Metahaven (Vinca Kruk & Daniel van der Velden), known for its highly critical and intellectual work, has moved from the medium of graphic design into the audiovisual field in recent years. The duo’s films are deeply poetic, making it harder to follow the theory behind it. However, the deliberate use of poetry is part of their critical approach to the use of language in today’s society.
After two fictitious documentaries, The Sprawl (2016) and Information Skies (2017), Metahaven released its third film, Hometown, in 2018. It was shot in Beirut and Kiev and involves one protagonist who is represented by two persons in two cities. The footage is injected with beautiful, multicoloured, animated graphics morphing into dripping-oil-like shapes. “Eventually, everything becomes liquid, a metaphor for the idea that there’s some kind of liquid underworld to our existence, where we are joined together,” explains Daniel. The two personas talk with each other while trying to grasp complex ideas of belonging, connecting the two cities in one non-existent assemblage. The rhymes are burned onto the screen in an intense magenta colour, becoming more than just functional subtitles. Set-up as two adjacent moving images (aspect ratio 16:9) and designed to be experienced as an immersive installation with other films; perceived in a non-linear (circular) manner, in contrast to linear cinema. Such an approach invites different implications between words and image, poetics and narrative.
Metahaven often accompanies its work with writings that complement the artistic expression. In the pair’s two-part essay Sleep Walks the Street, published by e-flux journal, Metahaven explains the influence that language has on our thinking and how it shapes our perception of the world. The essay is a critique of the manipulative use of language that deploys metaphors in order to bend reality, leading to cognitive short-circuiting. This explains such things as the spread of far-right ideas co-existing with New Age esoteric rhetoric.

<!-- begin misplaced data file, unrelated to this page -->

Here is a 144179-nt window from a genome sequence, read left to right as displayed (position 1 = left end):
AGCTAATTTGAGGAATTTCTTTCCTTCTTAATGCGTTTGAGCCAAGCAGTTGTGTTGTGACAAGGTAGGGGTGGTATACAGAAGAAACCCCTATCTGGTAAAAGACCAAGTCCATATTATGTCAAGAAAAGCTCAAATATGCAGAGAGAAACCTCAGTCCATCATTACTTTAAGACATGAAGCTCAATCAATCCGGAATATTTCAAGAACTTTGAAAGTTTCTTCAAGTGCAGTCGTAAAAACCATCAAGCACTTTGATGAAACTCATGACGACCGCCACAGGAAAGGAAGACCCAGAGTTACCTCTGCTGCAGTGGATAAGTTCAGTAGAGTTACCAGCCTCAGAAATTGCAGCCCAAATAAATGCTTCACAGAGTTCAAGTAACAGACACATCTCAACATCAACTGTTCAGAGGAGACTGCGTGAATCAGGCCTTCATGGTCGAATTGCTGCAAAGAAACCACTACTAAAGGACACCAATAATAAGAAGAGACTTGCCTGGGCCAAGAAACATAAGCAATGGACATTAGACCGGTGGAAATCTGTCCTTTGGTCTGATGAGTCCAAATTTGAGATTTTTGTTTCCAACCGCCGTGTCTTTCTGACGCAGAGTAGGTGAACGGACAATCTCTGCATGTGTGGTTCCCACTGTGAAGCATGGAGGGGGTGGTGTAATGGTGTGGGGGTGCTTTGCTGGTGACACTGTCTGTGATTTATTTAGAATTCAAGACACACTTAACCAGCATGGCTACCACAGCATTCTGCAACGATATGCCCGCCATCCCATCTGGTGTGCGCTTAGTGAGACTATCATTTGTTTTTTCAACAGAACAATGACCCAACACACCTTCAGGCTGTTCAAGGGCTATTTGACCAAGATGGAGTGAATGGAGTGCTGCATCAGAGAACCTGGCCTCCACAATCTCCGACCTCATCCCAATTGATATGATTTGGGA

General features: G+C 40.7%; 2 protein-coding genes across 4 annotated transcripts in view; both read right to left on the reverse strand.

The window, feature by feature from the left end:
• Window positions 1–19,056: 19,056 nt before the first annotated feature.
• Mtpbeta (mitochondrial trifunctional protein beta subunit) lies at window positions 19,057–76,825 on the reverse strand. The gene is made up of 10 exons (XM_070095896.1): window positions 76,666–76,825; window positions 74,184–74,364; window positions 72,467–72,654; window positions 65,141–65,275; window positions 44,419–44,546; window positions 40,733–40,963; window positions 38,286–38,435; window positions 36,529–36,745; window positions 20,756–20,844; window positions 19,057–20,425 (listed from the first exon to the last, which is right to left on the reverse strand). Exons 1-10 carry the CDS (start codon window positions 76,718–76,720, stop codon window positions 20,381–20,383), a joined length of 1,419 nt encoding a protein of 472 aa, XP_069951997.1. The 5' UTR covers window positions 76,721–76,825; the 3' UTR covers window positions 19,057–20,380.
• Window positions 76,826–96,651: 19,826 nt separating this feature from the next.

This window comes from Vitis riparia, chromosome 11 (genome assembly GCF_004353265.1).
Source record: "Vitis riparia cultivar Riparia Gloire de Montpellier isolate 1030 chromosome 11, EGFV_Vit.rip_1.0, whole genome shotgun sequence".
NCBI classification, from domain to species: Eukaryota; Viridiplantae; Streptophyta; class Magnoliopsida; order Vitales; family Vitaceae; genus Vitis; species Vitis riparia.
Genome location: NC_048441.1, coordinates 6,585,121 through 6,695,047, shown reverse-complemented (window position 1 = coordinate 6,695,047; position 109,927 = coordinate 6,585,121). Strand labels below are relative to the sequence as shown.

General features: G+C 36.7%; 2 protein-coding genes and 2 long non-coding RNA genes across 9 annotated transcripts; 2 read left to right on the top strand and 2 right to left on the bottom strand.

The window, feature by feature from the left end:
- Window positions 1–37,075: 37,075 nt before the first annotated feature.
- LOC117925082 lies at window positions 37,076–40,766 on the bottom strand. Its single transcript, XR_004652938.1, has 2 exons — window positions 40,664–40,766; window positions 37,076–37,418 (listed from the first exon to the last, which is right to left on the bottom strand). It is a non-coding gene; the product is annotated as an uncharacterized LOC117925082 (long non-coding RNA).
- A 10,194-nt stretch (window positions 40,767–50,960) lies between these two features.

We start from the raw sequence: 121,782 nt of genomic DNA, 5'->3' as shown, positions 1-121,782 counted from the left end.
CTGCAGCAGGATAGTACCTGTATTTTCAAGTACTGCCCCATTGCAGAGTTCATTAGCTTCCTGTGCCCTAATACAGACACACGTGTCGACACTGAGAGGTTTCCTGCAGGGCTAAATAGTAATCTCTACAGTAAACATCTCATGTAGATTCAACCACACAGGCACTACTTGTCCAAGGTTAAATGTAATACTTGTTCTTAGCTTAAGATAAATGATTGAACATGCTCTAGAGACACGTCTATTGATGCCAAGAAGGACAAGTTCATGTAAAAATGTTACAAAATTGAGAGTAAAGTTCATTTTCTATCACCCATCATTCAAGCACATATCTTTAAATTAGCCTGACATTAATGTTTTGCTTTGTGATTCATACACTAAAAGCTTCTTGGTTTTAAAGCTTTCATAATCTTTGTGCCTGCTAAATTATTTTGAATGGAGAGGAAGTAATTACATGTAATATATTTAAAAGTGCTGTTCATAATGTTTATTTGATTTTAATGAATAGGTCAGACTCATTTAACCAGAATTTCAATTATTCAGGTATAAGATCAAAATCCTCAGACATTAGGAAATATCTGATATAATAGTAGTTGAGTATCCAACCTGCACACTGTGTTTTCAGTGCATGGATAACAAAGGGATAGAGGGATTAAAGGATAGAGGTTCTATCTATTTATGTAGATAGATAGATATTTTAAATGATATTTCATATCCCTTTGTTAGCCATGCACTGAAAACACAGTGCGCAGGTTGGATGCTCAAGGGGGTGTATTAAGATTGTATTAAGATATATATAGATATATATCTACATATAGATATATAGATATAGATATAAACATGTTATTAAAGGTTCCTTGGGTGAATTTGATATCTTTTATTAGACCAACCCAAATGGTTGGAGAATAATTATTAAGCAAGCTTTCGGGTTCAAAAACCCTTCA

Kruk & van der Velden find inspiration in Russian absurdist poetry and old nursery rhymes called perevortyshi [turnarounds]. Such poems consist of combining things that don’t match, taken outside of sense — separated — and thereby create logical nonsense. These rhymes are political because they will always make any centralised version of reality unstable due to their inherent contradictions. At the same time, Metahaven sees a link between the turbulent times of 1920s Russia, when absurdist poetry was blooming, and current political events, such as Brexit. It is necessary to stress that absurdism is not just a parody and musn’t be mistaken with memes and the absent logic of online discussions. Absurdism “ultimately comprises literacy about meaninglessness and a ruthless criticism of language”. Poetry and non-sense can therefore stand in strong opposition to contemporary political language and disrupt the dominant narratives.